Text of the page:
Upper Crossed Syndrome

Your posture plays an important role in your overall health.  Poor posture leads to chronic strain and discomfort. “Upper crossed syndrome” describes poor posture that results from excessive tightness in your shoulders and chest with weakness in your neck and mid-back.  This combination forces your shoulders to roll inward and your head to project forward.

Perhaps posture is a symptom of a pain problem, and not always the cause of a pain problem

To help understand how upper crossed syndrome causes trouble, think of your spine as a telephone pole and your head as a bowling ball that sits on top.  When the bowling ball is positioned directly over the top of the upright post, very little effort is required to keep it in place.  If you tip the post forward and the ball begins to roll over the edge of the post, significantly more effort would be required from the muscles trying to hold it there.  This effort results in chronic strain of the muscles of your neck and upper back.

The chronic strain is uncomfortable and may also lead to neck pain, upper back pain, headaches, TMJ pain, and ultimately- arthritis.  This postural problem is exceptionally common in computer workstation users and those working at countertops.  Your doctor of chiropractic can assist with this problem, likely through a course of chiropractic care and prescribed self-care.  Home care usually involves stretching the tight muscles, strengthening weak muscles, and modifying your workstation.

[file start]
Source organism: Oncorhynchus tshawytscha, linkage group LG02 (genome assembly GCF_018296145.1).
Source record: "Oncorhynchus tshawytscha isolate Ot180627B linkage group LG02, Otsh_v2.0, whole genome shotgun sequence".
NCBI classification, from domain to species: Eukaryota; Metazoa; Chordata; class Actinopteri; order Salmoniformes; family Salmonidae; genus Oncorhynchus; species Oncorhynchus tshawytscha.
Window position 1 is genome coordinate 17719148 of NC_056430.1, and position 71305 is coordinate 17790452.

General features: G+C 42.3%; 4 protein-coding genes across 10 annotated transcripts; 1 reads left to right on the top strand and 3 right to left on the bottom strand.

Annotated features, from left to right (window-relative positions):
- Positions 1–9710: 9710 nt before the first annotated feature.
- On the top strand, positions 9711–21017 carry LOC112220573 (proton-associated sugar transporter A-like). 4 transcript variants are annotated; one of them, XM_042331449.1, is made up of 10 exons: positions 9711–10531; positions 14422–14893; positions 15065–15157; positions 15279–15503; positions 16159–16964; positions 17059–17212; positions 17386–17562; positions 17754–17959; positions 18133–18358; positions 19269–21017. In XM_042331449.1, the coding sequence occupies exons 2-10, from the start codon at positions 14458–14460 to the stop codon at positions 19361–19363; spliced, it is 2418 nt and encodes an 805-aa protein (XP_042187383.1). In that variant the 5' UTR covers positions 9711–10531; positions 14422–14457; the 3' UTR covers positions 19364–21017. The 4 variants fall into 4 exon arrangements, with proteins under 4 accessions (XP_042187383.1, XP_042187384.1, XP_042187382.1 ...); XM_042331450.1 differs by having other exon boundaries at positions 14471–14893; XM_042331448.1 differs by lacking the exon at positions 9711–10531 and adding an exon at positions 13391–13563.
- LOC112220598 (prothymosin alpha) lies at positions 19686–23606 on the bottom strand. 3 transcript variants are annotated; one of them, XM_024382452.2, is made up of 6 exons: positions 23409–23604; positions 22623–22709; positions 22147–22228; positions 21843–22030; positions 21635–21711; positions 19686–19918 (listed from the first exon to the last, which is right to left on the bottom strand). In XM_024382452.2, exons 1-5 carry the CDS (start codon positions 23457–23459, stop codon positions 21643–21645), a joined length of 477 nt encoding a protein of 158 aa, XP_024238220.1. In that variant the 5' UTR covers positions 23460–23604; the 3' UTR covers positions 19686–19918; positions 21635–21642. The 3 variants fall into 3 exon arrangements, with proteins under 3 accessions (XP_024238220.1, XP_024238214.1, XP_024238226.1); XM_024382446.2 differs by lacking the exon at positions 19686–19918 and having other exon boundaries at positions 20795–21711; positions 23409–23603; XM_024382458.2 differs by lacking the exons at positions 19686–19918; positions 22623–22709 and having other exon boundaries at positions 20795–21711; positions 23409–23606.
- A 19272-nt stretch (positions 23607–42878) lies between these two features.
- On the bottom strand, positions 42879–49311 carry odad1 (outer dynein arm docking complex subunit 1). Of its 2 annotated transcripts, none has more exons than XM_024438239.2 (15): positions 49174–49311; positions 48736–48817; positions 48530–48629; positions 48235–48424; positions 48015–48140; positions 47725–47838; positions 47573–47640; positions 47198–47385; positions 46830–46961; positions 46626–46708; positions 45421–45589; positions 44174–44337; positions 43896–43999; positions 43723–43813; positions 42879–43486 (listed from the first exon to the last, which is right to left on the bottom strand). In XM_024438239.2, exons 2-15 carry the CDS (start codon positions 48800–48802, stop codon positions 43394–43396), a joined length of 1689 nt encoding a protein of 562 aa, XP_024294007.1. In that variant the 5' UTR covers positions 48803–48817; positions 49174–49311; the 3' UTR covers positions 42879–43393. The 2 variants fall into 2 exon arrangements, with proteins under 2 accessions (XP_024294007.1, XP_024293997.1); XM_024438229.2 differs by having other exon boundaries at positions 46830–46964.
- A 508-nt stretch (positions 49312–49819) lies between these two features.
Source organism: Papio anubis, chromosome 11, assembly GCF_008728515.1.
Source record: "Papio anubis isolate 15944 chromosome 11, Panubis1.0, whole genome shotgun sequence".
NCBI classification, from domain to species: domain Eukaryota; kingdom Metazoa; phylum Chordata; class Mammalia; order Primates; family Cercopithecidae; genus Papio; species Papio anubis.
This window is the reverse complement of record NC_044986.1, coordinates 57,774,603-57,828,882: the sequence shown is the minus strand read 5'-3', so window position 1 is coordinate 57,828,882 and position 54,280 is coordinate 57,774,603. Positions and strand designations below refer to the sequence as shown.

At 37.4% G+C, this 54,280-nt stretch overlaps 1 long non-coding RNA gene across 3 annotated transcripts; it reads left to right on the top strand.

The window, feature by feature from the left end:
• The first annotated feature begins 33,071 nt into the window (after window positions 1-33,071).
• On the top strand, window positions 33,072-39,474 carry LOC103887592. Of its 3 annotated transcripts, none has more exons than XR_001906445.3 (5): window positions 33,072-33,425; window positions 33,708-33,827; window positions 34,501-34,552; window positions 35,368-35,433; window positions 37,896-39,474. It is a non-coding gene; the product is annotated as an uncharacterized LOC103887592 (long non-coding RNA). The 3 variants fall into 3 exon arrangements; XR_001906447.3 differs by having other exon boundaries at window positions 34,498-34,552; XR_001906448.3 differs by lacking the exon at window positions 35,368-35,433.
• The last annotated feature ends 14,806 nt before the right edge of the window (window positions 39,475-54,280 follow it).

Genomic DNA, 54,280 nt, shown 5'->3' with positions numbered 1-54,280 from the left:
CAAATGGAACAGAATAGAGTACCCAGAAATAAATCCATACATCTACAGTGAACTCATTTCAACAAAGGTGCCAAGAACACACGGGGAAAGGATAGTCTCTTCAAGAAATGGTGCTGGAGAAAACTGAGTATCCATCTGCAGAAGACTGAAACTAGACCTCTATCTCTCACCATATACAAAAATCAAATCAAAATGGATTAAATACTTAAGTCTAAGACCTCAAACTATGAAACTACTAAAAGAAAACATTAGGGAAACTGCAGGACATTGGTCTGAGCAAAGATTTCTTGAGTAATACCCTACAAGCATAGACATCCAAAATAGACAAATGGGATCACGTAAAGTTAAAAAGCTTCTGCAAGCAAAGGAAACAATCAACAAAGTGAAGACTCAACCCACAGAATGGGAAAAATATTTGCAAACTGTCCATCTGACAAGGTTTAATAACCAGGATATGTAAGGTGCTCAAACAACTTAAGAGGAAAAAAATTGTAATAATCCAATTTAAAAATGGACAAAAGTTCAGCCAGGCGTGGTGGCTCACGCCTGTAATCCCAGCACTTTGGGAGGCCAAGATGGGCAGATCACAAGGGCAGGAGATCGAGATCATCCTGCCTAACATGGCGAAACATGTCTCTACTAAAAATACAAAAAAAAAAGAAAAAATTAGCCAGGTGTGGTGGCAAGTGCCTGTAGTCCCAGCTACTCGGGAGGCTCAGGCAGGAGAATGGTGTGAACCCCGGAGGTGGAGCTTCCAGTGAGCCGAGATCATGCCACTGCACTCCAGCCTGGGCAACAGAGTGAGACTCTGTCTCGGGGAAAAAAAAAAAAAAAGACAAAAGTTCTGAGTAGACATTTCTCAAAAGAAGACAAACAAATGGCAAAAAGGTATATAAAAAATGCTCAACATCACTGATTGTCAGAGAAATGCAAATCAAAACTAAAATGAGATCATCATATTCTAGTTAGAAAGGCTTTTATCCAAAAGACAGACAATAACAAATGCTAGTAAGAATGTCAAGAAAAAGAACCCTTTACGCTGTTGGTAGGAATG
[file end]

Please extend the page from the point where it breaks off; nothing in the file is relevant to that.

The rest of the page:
“Upper Crossed Syndrome” or “Cervical Crossed Syndrome” was first described by Vladimir Janda in 1979 as a predictable pattern of alternating tightness and weakness involving the neck and shoulders.  This posture occurs in very stereotypical ways.

A muscular imbalance like this does not occur randomly, but rather in a predictable way.  The body attempts to find a comfortable position and reach movement homeostasis.  The imbalance usually begins when one muscle is overused in a certain direction and becomes short and tight.  The opposite of this muscle is subject to a prolonged stretch and becomes long and weak.

An upper crossed pattern results in a specific pattern of muscular dysfunction. The upper trapezius, levator scapulae, SCM, and pectoralis major are predisposed to tightness.  On the other hand, the rhomboid, serratus anterior, scalenes, and middle and lower trapezius muscles become weaker.  The term “upper crossed syndrome.”  Was coined because a line drawn to connect the tight muscles forms a cross with a line drawn to connect the week muscles.

This postural syndrome is a direct result of a flexed forward posture.  Usually this process begins with a child in a classroom and then progresses throughout working years, particularly with those either seated or standing at a workstation.

Muscular balance is necessary for the normal function of a healthy human frame.  On the other hand, muscular imbalance results in poor movement pattern and stress on the muscle, spine, and joint system.  Specifically, a forward head posture increases the compressive force on the cervical spine joints and results in muscle tenderness at the base of the skull and across the shoulders.  This cycle of poor posture and pain is self-perpetuating.

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